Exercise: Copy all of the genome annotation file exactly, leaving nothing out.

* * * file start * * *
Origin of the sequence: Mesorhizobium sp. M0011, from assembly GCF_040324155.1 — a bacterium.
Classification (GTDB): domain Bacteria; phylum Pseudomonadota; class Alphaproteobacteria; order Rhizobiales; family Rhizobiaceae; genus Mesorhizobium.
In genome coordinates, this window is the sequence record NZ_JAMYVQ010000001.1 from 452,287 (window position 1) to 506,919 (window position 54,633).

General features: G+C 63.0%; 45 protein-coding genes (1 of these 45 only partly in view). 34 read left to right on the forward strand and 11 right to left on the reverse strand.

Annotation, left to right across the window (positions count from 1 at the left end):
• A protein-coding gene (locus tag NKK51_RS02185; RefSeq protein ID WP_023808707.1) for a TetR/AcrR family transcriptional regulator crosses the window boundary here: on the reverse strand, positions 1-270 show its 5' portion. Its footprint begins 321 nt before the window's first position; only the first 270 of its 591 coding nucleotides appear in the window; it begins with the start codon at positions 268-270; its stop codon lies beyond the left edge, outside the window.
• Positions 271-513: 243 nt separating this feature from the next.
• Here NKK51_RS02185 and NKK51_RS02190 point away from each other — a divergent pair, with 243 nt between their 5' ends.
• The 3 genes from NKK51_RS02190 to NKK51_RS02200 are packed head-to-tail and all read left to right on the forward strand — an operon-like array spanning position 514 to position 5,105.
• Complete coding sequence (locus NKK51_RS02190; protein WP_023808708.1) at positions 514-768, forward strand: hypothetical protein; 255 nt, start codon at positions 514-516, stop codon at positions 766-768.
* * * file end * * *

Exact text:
Origin of the sequence: Mesorhizobium sp. M0011, from assembly GCF_040324155.1 — a bacterium.
Classification (GTDB): domain Bacteria; phylum Pseudomonadota; class Alphaproteobacteria; order Rhizobiales; family Rhizobiaceae; genus Mesorhizobium.
In genome coordinates, this window is the sequence record NZ_JAMYVQ010000001.1 from 452,287 (window position 1) to 506,919 (window position 54,633).

General features: G+C 63.0%; 45 protein-coding genes (1 of these 45 only partly in view). 34 read left to right on the forward strand and 11 right to left on the reverse strand.

Annotation, left to right across the window (positions count from 1 at the left end):
• A protein-coding gene (locus tag NKK51_RS02185; RefSeq protein ID WP_023808707.1) for a TetR/AcrR family transcriptional regulator crosses the window boundary here: on the reverse strand, positions 1-270 show its 5' portion. Its footprint begins 321 nt before the window's first position; only the first 270 of its 591 coding nucleotides appear in the window; it begins with the start codon at positions 268-270; its stop codon lies beyond the left edge, outside the window.
• Positions 271-513: 243 nt separating this feature from the next.
• Here NKK51_RS02185 and NKK51_RS02190 point away from each other — a divergent pair, with 243 nt between their 5' ends.
• The 3 genes from NKK51_RS02190 to NKK51_RS02200 are packed head-to-tail and all read left to right on the forward strand — an operon-like array spanning position 514 to position 5,105.
• Complete coding sequence (locus NKK51_RS02190; protein WP_023808708.1) at positions 514-768, forward strand: hypothetical protein; 255 nt, start codon at positions 514-516, stop codon at positions 766-768.